Work: Concerto for Violin in D major, Op. 77
About This Work
Brahms composed this music during the summer of 1878, and led the first performance, with its dedicatee Joseph Joachim as soloist, in Leipzig on January 1, 1879.
In the 1860s, Brahms toured as Joachim's pianist. Despite the kilometers
separating them otherwise -- the violinist lived in Berlin, while Brahms settled permanently in Vienna after 1867 -- their mutual regard as well as affection flourished. Until 1881, that is, when "Jussuf," a pathologically jealous husband, accused his wife of adultery, naming his and Brahms' publisher, Fritz Simrock, as correspondent. Knowing Joachim's mania, Brahms consoled the lady privately in a letter that she made public during divorce proceedings -- one that the judge agreed with publicly, adding injury to insult in the fiddler's mind. For the next six years there was silence between them. Brahms, atypically, broke the ice by writing his "Double" Concerto in 1887 for Joachim and a cellist of choice -- the composer's last work for orchestra, although he lived a decade longer. Even so, Joachim was never as close as in 1878, when Brahms put aside sketches for a new piano concerto (the B flat, Op. 83, finished later) to make one for him instead.
A summer composer, he wrote the music in Pörtschach, a small resort community on the Wörther-see in south-central Austria that he found both charming and congenial (until "lady admirers" annoyed him beyond tolerance in 1879). Brahms created a large work, in the Beethoven tradition, though he gave up the idea of two movements in the middle; in their place he put an F major Adagio, with a seraphic oboe solo but a stormier central section in F sharp minor before calm returns.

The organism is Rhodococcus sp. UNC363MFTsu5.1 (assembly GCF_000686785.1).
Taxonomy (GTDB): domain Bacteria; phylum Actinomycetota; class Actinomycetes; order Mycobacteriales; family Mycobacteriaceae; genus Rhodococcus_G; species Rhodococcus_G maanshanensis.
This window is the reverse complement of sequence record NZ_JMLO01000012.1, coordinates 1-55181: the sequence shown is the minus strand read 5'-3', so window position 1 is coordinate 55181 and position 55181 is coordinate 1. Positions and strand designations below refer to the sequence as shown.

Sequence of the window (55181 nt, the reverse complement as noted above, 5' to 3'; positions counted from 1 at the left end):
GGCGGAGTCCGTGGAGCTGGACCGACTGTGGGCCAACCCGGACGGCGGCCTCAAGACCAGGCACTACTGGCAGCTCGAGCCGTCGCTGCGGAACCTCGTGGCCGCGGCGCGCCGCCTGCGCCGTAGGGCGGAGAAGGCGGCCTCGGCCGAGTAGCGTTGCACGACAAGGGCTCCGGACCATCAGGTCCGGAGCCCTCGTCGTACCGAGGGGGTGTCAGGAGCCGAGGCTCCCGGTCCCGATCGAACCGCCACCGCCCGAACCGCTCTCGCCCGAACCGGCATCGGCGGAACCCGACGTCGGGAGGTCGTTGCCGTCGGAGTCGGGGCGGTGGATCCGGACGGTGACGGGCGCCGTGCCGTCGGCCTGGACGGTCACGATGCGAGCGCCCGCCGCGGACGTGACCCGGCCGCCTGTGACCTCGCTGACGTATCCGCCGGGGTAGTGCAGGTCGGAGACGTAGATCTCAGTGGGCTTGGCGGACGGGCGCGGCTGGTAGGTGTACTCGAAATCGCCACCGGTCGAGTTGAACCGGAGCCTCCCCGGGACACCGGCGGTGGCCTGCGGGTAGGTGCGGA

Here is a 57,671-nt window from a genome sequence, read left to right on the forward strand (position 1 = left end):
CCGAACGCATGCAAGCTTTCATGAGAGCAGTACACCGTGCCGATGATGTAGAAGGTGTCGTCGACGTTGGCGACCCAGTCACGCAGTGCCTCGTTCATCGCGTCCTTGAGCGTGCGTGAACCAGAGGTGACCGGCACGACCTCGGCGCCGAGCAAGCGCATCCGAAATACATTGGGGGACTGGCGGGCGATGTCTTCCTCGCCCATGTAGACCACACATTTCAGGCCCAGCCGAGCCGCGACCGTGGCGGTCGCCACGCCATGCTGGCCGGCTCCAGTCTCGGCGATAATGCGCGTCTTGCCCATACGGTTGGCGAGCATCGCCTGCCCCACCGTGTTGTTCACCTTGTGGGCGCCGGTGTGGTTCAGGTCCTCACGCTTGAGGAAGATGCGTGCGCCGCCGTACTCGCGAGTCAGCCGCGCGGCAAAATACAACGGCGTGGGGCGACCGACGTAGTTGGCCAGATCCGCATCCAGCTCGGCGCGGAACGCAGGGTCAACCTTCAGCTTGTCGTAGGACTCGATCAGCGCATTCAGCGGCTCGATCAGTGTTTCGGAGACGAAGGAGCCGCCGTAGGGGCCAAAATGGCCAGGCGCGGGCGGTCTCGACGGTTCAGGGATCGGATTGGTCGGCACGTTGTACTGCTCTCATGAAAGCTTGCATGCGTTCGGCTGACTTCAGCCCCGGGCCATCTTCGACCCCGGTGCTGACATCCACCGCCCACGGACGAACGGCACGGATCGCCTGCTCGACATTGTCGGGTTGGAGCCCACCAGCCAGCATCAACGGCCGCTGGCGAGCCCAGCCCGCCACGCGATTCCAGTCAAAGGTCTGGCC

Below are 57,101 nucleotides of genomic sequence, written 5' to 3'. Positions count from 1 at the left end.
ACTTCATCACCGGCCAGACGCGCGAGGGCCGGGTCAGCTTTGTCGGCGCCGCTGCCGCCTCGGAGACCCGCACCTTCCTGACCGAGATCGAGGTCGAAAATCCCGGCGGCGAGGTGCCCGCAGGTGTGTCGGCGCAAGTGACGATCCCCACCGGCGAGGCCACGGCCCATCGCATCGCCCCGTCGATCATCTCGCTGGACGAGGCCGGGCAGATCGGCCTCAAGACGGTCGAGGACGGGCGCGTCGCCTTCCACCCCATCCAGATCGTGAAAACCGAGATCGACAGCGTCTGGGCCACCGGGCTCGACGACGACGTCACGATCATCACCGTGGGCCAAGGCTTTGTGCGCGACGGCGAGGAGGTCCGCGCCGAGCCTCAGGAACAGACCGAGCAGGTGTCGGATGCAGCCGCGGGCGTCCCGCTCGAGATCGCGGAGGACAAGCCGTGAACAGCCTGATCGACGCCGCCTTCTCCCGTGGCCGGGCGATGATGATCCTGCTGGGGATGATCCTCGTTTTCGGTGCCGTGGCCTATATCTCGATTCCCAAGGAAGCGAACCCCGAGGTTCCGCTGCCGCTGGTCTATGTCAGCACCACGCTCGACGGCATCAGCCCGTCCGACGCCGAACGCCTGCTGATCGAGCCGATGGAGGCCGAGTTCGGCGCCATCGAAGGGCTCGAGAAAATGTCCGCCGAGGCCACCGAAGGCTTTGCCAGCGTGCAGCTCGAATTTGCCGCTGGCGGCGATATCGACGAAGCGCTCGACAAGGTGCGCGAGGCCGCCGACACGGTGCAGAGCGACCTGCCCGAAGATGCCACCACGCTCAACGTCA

The opening movement, marked not too fast, has a sonorous orchestral introduction in 3/4 time amounting to a first exposition of the main theme. When the violin enters, it is with an extended display over horns in octaves and a timpani roll before playing the main theme and a "secondary" group, from which one melody is outright gorgeous. Brahms begins his development section in A minor; a cadenza that Joachim contributed comes after the recapitulation.
Next comes the filigreed Adagio already discussed, then a rondo-finale with a "Hungarian" main theme (marked joyous but not too lively). Most agree that Brahms was saluting Joachim's origin; he was born near Pressburg, later called Poszony -- today Bratislava in the Czech Republic. The music teems with challenges yet never becomes the circus-piece that so many nineteenth century fiddle concertos were.
-- Roger Dettmer, All Music Guide
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